Cavitary pulmonary coccidioidomycosis: pathologic and clinical correlates of disease.
ABSTRACT Cavitary pulmonary coccidioidomycosis is a difficult diagnosis to establish due to the poor sensitivity of serological tests and rarity of culture from sputum. A pathologic and clinical analysis was performed of 21 consecutive patients with surgically resected cavities that proved to be coccidioidomycosis. Ten patients (48%) had serological evidence of Coccidioides infection, and 1 patient cultured Coccidioides spp. from sputum. The definitive diagnosis of coccidioidomycosis was made in the remaining 10 patients (48%) upon microscopic examination of tissue. The pleura showed fibrous pleuritis in 7 patients (33%) and eosinophilic pleuritis in 4 cases (19%); granulomas without microorganisms were demonstrated in 4 cases (19%). The cavity wall showed chronic inflammation and occasional giant cells but no granulomas and no microorganisms. The cavity contents included a mycetoma in 6 cases (28%); the cavity lining showed neutrophils and caseous necrosis; Coccidioides hyphae were present in 13 (62%) and spherules in 16 (76%) cases but often were rare. Adjacent lung showed lymphoid hyperplasia with chronic bronchiolitis in all cases; satellite granulomas with diagnostic spherules were variably present. The histopathology of cavitary coccidioidomycosis is strikingly variable depending on what area is sampled by biopsy, and microorganisms may be rare. This may explain the high rate of failure of diagnosis by fine needle aspiration and bronchoalveolar lavage. Pathologists in nonendemic areas must be aware of these findings, as this disease is now diagnosed worldwide.
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Article: Cavitary pulmonary disease.[Show abstract] [Hide abstract]
ABSTRACT: A pulmonary cavity is a gas-filled area of the lung in the center of a nodule or area of consolidation and may be clinically observed by use of plain chest radiography or computed tomography. Cavities are present in a wide variety of infectious and noninfectious processes. This review discusses the differential diagnosis of pathological processes associated with lung cavities, focusing on infections associated with lung cavities. The goal is to provide the clinician and clinical microbiologist with an overview of the diseases most commonly associated with lung cavities, with attention to the epidemiology and clinical characteristics of the host.Clinical microbiology reviews 05/2008; 21(2):305-33, table of contents. · 16.00 Impact Factor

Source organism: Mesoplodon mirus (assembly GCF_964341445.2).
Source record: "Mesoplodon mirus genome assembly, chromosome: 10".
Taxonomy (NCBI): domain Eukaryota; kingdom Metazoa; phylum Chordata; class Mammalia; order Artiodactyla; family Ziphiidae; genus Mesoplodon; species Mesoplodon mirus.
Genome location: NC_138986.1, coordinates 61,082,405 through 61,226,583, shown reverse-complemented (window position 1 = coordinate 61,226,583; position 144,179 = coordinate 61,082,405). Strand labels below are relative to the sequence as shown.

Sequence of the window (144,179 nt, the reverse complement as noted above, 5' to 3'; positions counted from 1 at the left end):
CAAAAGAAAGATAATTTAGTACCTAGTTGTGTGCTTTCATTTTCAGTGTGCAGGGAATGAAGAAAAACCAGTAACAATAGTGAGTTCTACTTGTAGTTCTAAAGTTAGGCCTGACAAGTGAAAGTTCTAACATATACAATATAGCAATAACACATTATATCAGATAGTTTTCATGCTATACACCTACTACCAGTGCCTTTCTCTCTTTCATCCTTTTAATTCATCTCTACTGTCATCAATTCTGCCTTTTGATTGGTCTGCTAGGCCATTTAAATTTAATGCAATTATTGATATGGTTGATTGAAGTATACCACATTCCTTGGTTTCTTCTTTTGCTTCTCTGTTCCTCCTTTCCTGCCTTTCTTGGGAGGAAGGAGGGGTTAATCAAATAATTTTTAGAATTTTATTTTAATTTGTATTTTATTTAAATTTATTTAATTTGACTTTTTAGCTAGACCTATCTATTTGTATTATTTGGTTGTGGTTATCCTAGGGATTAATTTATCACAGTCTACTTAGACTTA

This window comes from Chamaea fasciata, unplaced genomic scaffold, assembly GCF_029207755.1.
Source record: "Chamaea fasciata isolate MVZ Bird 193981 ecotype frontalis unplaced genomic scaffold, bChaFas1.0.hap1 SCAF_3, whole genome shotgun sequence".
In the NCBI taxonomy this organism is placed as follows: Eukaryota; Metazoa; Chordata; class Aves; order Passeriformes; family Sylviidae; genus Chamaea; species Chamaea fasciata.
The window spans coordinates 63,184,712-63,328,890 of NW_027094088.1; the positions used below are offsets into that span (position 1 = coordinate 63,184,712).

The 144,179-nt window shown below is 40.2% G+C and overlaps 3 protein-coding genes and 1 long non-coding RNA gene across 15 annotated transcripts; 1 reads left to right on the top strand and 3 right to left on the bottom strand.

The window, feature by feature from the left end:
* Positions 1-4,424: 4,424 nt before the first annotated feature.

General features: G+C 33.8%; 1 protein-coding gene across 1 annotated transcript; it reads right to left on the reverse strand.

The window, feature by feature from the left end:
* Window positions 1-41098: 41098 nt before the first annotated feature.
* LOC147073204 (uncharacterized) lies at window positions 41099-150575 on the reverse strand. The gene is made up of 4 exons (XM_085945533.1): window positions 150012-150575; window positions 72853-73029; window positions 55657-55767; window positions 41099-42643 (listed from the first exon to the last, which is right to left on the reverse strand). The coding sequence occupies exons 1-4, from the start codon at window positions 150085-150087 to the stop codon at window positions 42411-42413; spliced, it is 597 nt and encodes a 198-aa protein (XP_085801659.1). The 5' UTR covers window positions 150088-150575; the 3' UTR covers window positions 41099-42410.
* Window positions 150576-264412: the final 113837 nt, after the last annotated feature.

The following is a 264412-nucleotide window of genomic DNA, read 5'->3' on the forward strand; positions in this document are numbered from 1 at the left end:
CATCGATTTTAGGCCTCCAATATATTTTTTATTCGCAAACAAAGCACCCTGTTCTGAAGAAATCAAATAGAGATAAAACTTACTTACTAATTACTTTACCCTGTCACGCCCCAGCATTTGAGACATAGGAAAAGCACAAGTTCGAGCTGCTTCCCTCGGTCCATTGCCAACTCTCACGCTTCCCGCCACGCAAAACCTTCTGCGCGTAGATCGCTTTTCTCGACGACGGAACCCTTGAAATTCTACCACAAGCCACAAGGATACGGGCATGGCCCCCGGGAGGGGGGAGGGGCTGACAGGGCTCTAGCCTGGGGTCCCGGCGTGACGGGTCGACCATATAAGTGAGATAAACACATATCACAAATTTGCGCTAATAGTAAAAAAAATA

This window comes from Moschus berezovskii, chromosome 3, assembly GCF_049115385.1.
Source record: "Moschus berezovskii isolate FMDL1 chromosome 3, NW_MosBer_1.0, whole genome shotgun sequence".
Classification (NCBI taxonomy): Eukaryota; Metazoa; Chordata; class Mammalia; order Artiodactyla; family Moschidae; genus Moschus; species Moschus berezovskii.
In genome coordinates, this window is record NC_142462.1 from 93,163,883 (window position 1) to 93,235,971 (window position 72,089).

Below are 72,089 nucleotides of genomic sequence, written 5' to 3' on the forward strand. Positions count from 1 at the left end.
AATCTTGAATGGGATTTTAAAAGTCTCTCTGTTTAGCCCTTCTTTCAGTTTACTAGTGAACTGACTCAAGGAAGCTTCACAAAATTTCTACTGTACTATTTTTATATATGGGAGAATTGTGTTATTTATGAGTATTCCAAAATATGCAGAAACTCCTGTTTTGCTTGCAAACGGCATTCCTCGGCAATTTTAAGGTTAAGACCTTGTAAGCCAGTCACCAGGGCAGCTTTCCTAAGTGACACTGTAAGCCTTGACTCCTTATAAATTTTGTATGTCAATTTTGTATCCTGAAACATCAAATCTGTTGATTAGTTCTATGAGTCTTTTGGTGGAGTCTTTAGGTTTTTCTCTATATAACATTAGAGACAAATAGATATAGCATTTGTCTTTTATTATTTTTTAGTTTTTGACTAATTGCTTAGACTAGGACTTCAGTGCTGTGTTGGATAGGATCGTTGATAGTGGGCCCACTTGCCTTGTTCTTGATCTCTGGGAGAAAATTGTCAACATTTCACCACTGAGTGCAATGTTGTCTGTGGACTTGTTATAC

Article: Coccidioidal pulmonary cavitation.[Show abstract] [Hide abstract]
ABSTRACT: 1.1. Seventy-seven cases of coccidioidal pulmonary cavitation have been summarized.2.2. Cavitation is found in about 1 to 3 per cent of hospitalized patients with coccidioidomycosis, or about 0.1 per cent of all patients with this disease.3.3. Fifty-eight per cent of the group were asymptomatic and the condition was detected on routine chest x-ray films.4.4. Eighty-six per cent of patients had a single cavity and 14 per cent had multiple cavities. Fifty-eight per cent were in the right lung, 42 per cent in the left lung, and three patients had bilateral cavities.5.5. Only 57 per cent of the patients in the present series had positive coccidioidin skin tests. Sixty-four per cent had positive complement fixation antibodies in varying degrees.6.6. Non-surgical and surgical management of coccidioidal pulmonary cavities has been compared. In the former group, half of the cavities closed spontaneously. Most patients were asymptomatic but 22 per cent of this group had bleeding, usually slight, at some time. No new cavities developed.7.7. In the surgical group most were asymptomatic, although 30 per cent gave a history of bleeding. There were no deaths but in 29 per cent of the patients with resection, bronchopleural fistulas with empyema developed and twenty additional surgical procedures were required. Furthermore, new cavities appeared postoperatively in 20 per cent of the patients who underwent resection.8.8. On the basis of the aforementioned data, a conservative, non-surgical regimen appears most desirable for coccidioidal pulmonary cavity unless (1) the cavity is over 4 cm. in diameter, (2) the cavity is enlarging significantly or (3) there are recurrent, severe hemoptyses.The American Journal of Medicine 01/1959; 25(6):890-7. · 5.30 Impact Factor
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